A Village in Maluku

Aug 2nd, 2006, in News, by

Waai village in central Maluku, destroyed in the sectarian war of 2001, rebuilds.

Waii village was predominantly populated by Christians and was totally devastated in fighting in 2001, by residents of the nearby Muslim towns of Tulehu and Liang, without a single building being left standing. More than 9,000 people were forced to flee across the mountains, taking refuge in nearby villages such as Suli and Passo.

Now, years later, villagers from Waai mingled with their neighbours from Tulehu and Liang to mark the rebuilding of a Catholic church on the spot where the church once stood. Thousands of residents from different religious backgrounds and different villages gathered together in Waai last Sunday, the Jakarta Post reports.

The Catholic congregation from the Passo parish in Waai are now soon to achieve their dream of rebuilding their church. The cornerstone was laid by Archbishop S. Wesoly and Bishop Stefan Wylesek from the John Paul II Vatican Foundation. Amboina Bishop P.C. Mandagi and Maluku Protestant Church (GPM) head synod Reverend John Puhulessin, as well as raja traditional village chiefs, also attended the ceremony.

The arrival of the guests took place in an atmosphere filled with a spirit of reconciliation, it was said. Thirteen Tulehu youths performed the cakalele dance to greet the guests at the mouth of the river which borders Tulehu and Waai, ushering them into Waai.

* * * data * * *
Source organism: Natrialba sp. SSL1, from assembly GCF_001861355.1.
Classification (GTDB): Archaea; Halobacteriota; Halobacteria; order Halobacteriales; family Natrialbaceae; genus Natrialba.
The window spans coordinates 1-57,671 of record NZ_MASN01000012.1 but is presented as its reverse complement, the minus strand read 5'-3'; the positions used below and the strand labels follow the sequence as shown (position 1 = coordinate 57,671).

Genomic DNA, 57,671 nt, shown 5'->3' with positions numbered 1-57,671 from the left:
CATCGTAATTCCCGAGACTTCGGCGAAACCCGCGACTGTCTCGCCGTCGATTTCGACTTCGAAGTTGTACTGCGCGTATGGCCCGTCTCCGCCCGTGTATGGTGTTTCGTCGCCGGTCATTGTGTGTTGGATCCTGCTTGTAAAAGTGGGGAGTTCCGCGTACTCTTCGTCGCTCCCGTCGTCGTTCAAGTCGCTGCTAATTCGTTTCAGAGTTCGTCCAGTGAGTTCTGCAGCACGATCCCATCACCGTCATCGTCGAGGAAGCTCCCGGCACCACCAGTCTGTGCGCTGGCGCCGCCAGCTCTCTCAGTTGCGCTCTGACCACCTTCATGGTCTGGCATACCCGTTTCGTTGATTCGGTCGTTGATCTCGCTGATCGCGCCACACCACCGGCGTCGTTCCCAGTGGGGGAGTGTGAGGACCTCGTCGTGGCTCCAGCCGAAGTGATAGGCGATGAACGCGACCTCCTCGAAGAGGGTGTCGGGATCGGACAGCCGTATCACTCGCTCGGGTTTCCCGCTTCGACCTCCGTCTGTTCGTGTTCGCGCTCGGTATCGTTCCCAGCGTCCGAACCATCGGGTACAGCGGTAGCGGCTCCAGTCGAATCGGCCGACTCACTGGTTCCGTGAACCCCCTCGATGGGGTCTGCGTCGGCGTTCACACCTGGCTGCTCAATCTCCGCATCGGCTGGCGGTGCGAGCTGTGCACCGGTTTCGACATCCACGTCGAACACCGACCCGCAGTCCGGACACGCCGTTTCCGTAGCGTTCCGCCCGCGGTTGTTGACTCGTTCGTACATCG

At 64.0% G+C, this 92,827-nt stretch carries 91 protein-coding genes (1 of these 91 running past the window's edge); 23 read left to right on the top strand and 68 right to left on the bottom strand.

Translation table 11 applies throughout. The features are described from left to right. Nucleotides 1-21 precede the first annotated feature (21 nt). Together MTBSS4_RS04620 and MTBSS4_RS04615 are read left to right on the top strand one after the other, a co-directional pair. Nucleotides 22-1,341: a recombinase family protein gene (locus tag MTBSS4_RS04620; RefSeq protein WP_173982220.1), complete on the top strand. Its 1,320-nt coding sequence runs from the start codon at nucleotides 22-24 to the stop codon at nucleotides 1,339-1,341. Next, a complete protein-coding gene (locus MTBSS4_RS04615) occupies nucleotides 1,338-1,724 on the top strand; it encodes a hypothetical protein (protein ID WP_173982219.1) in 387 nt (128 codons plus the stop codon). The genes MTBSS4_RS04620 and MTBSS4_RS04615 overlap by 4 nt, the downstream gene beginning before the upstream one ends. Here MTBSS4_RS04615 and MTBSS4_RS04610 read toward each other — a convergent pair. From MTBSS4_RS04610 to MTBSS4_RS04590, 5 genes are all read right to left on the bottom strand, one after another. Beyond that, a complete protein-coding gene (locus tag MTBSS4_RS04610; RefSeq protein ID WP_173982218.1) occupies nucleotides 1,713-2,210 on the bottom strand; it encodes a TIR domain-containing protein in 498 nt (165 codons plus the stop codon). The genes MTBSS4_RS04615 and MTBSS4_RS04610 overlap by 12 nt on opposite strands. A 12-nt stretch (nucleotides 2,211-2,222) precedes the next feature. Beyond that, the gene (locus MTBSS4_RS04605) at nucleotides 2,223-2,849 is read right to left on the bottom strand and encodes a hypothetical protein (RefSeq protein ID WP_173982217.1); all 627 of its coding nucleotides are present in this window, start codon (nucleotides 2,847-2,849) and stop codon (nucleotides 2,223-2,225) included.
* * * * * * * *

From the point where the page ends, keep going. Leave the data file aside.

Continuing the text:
The Waai GPM band and the whole congregation greeted the entourage with gospel songs, accompanied by the lenso dance performed by Waai girls. A sense of harmony was evident from the number of women wearing Muslim headscarves and men with turbans involved as committee members in the church construction.

Bishop Mandagi said that the church would be named the Johanes Paulus II chapel. He expressed joy over an atmosphere totally different from the one during the conflict. He added that not just Catholics suffered in the conflict, but also Muslims and Protestants.

I’m happy because Tulehu Muslims and Waai Protestants have warmly greeted us. Now is not the time for war, but for love and peace.

The head of the Maluku Supervisory Board, J. Pattinama, representing the governor of Maluku, praised the local people’s respect for pluralism and expressed hope that it could become a basis for development in Maluku.

Archbishop Wesoly also was moved to praising the interfaith tolerance displayed in the effort to rebuild the church. He expressed happiness at the warm welcome from Muslim and Protestant residents.

Tulehu village head John Ohorella said that the conflict between his residents and those of Waai was a thing of the past, and that harmony and peace were the main components of the effort to rebuild Maluku, especially the two neighbouring villages.

See also an interview with Dr Richard Chauvel, an Ambon expert at Victoria University, Australia, on the re-building of the church in Waai.

2 Comments on “A Village in Maluku”

  1. O. Bule says:

    I’m glad that they seem to be putting things back together again, but what caused the stupid interfaith murder and destruction in the first place? Until Indonesians figure that out, and take steps to root out the cause of this kind of thing, then all that’s been done is to temporarily restore peace before the next insane outburst.

    O. Bule

  2. Ronald says:

    keep going on my fellow Indonesians in Maluku. Keep praying and being humble. That’s the only way to keep peace.

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